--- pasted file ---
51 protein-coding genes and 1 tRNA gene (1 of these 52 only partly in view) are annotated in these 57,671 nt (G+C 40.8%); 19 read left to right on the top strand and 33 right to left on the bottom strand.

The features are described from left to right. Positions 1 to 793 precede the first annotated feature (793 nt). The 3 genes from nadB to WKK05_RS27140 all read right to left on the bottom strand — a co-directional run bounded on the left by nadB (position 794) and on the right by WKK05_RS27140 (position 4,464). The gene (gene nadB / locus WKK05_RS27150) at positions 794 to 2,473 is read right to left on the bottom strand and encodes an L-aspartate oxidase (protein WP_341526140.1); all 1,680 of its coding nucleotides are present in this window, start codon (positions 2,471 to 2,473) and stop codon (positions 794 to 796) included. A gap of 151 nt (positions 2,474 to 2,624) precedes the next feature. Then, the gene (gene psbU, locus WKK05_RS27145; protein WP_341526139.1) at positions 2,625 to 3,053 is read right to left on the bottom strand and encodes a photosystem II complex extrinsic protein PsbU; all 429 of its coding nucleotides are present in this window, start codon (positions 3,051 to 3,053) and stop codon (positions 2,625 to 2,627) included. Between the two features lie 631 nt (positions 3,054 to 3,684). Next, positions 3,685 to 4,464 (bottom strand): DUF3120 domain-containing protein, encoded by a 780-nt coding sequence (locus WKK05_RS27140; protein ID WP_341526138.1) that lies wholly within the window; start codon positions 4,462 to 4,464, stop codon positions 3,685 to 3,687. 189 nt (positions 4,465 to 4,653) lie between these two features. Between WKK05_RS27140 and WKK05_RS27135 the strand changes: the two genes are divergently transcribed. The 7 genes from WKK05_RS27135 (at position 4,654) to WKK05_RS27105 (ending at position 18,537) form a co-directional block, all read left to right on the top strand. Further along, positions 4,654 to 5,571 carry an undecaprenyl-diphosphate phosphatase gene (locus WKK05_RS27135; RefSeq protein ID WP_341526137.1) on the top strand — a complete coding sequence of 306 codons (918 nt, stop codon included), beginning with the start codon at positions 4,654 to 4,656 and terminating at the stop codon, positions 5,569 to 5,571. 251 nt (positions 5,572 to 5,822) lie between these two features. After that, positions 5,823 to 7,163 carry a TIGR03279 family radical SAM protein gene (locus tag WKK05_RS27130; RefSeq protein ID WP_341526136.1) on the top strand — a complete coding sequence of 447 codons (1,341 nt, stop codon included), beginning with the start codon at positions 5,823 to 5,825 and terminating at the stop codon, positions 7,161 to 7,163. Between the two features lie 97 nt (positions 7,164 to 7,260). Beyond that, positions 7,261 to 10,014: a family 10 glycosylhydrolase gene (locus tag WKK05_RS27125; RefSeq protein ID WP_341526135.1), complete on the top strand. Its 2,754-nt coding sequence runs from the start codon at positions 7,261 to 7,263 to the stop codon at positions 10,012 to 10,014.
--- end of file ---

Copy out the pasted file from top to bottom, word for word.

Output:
51 protein-coding genes and 1 tRNA gene (1 of these 52 only partly in view) are annotated in these 57,671 nt (G+C 40.8%); 19 read left to right on the top strand and 33 right to left on the bottom strand.

The features are described from left to right. Positions 1 to 793 precede the first annotated feature (793 nt). The 3 genes from nadB to WKK05_RS27140 all read right to left on the bottom strand — a co-directional run bounded on the left by nadB (position 794) and on the right by WKK05_RS27140 (position 4,464). The gene (gene nadB / locus WKK05_RS27150) at positions 794 to 2,473 is read right to left on the bottom strand and encodes an L-aspartate oxidase (protein WP_341526140.1); all 1,680 of its coding nucleotides are present in this window, start codon (positions 2,471 to 2,473) and stop codon (positions 794 to 796) included. A gap of 151 nt (positions 2,474 to 2,624) precedes the next feature. Then, the gene (gene psbU, locus WKK05_RS27145; protein WP_341526139.1) at positions 2,625 to 3,053 is read right to left on the bottom strand and encodes a photosystem II complex extrinsic protein PsbU; all 429 of its coding nucleotides are present in this window, start codon (positions 3,051 to 3,053) and stop codon (positions 2,625 to 2,627) included. Between the two features lie 631 nt (positions 3,054 to 3,684). Next, positions 3,685 to 4,464 (bottom strand): DUF3120 domain-containing protein, encoded by a 780-nt coding sequence (locus WKK05_RS27140; protein ID WP_341526138.1) that lies wholly within the window; start codon positions 4,462 to 4,464, stop codon positions 3,685 to 3,687. 189 nt (positions 4,465 to 4,653) lie between these two features. Between WKK05_RS27140 and WKK05_RS27135 the strand changes: the two genes are divergently transcribed. The 7 genes from WKK05_RS27135 (at position 4,654) to WKK05_RS27105 (ending at position 18,537) form a co-directional block, all read left to right on the top strand. Further along, positions 4,654 to 5,571 carry an undecaprenyl-diphosphate phosphatase gene (locus WKK05_RS27135; RefSeq protein ID WP_341526137.1) on the top strand — a complete coding sequence of 306 codons (918 nt, stop codon included), beginning with the start codon at positions 4,654 to 4,656 and terminating at the stop codon, positions 5,569 to 5,571. 251 nt (positions 5,572 to 5,822) lie between these two features. After that, positions 5,823 to 7,163 carry a TIGR03279 family radical SAM protein gene (locus tag WKK05_RS27130; RefSeq protein ID WP_341526136.1) on the top strand — a complete coding sequence of 447 codons (1,341 nt, stop codon included), beginning with the start codon at positions 5,823 to 5,825 and terminating at the stop codon, positions 7,161 to 7,163. Between the two features lie 97 nt (positions 7,164 to 7,260). Beyond that, positions 7,261 to 10,014: a family 10 glycosylhydrolase gene (locus tag WKK05_RS27125; RefSeq protein ID WP_341526135.1), complete on the top strand. Its 2,754-nt coding sequence runs from the start codon at positions 7,261 to 7,263 to the stop codon at positions 10,012 to 10,014.